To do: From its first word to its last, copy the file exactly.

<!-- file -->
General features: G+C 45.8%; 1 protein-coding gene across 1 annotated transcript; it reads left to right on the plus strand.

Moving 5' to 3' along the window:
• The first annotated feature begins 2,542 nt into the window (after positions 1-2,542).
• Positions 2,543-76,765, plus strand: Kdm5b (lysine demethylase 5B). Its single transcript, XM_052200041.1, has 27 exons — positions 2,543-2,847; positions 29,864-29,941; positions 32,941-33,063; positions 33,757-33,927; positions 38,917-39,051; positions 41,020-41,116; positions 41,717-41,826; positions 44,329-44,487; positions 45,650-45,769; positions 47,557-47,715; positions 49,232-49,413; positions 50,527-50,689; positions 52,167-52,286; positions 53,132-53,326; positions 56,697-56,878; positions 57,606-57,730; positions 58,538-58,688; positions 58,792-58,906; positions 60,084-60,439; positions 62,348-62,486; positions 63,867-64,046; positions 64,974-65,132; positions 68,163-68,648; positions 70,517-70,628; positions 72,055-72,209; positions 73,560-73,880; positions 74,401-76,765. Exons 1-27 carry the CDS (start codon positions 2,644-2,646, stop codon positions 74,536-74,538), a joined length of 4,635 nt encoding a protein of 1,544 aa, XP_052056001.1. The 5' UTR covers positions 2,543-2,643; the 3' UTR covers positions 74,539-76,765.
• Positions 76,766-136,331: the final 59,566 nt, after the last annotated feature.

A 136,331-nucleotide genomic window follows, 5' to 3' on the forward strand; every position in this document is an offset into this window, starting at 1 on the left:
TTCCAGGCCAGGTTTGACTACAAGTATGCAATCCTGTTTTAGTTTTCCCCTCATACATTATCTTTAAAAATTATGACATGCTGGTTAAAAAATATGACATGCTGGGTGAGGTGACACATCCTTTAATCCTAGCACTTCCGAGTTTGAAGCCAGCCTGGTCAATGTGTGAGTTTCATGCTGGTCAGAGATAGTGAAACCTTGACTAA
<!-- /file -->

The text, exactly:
General features: G+C 45.8%; 1 protein-coding gene across 1 annotated transcript; it reads left to right on the plus strand.

Moving 5' to 3' along the window:
• The first annotated feature begins 2,542 nt into the window (after positions 1-2,542).
• Positions 2,543-76,765, plus strand: Kdm5b (lysine demethylase 5B). Its single transcript, XM_052200041.1, has 27 exons — positions 2,543-2,847; positions 29,864-29,941; positions 32,941-33,063; positions 33,757-33,927; positions 38,917-39,051; positions 41,020-41,116; positions 41,717-41,826; positions 44,329-44,487; positions 45,650-45,769; positions 47,557-47,715; positions 49,232-49,413; positions 50,527-50,689; positions 52,167-52,286; positions 53,132-53,326; positions 56,697-56,878; positions 57,606-57,730; positions 58,538-58,688; positions 58,792-58,906; positions 60,084-60,439; positions 62,348-62,486; positions 63,867-64,046; positions 64,974-65,132; positions 68,163-68,648; positions 70,517-70,628; positions 72,055-72,209; positions 73,560-73,880; positions 74,401-76,765. Exons 1-27 carry the CDS (start codon positions 2,644-2,646, stop codon positions 74,536-74,538), a joined length of 4,635 nt encoding a protein of 1,544 aa, XP_052056001.1. The 5' UTR covers positions 2,543-2,643; the 3' UTR covers positions 74,539-76,765.
• Positions 76,766-136,331: the final 59,566 nt, after the last annotated feature.

A 136,331-nucleotide genomic window follows, 5' to 3' on the forward strand; every position in this document is an offset into this window, starting at 1 on the left:
TTCCAGGCCAGGTTTGACTACAAGTATGCAATCCTGTTTTAGTTTTCCCCTCATACATTATCTTTAAAAATTATGACATGCTGGTTAAAAAATATGACATGCTGGGTGAGGTGACACATCCTTTAATCCTAGCACTTCCGAGTTTGAAGCCAGCCTGGTCAATGTGTGAGTTTCATGCTGGTCAGAGATAGTGAAACCTTGACTAA